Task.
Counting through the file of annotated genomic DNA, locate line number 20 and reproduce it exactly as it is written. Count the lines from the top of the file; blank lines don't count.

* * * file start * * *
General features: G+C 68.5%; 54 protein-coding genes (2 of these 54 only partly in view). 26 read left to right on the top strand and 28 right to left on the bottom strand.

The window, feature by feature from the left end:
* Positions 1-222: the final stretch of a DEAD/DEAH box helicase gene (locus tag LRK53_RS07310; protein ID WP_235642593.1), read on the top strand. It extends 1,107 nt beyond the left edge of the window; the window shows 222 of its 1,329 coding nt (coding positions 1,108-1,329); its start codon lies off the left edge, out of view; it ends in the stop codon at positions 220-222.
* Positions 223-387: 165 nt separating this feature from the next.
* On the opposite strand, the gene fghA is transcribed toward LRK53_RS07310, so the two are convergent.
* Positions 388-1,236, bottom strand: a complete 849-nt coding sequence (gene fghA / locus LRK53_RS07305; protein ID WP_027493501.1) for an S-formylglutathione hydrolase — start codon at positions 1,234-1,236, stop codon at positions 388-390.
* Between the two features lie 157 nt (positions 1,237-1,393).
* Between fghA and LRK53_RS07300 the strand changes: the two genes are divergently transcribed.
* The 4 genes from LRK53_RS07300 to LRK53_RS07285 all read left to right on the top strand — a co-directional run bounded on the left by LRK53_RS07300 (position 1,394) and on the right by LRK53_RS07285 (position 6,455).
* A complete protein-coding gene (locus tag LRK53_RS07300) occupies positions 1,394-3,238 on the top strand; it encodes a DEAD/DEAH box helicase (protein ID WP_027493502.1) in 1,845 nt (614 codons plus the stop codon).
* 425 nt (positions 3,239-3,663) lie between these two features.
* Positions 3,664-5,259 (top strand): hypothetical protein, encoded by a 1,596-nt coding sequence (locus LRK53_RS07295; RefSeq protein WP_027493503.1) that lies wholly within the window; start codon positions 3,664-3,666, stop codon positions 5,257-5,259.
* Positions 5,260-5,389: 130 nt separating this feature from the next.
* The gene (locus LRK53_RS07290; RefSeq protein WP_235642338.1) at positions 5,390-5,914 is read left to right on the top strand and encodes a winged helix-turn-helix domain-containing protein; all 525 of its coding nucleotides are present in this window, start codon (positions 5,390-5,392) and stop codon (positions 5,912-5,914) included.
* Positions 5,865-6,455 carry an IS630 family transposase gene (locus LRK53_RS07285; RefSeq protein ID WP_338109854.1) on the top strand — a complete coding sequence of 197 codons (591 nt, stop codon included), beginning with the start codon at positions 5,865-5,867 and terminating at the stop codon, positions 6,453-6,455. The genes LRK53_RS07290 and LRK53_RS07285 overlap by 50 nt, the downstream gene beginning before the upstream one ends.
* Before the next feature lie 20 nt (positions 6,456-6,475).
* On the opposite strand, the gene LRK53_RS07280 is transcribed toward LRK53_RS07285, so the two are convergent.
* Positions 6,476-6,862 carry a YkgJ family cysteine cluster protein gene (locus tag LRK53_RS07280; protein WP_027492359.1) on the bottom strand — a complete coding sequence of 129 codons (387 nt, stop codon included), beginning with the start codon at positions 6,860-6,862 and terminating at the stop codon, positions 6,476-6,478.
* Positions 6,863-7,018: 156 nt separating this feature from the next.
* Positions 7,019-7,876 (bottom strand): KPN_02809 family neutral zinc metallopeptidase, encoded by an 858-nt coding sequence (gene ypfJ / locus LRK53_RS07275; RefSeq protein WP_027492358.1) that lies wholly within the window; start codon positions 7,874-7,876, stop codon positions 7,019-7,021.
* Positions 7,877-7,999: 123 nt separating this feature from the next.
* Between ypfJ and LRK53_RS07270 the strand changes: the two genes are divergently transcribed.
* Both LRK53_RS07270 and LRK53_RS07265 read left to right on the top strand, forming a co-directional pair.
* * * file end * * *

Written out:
* Positions 7,019-7,876 (bottom strand): KPN_02809 family neutral zinc metallopeptidase, encoded by an 858-nt coding sequence (gene ypfJ / locus LRK53_RS07275; RefSeq protein WP_027492358.1) that lies wholly within the window; start codon positions 7,874-7,876, stop codon positions 7,019-7,021.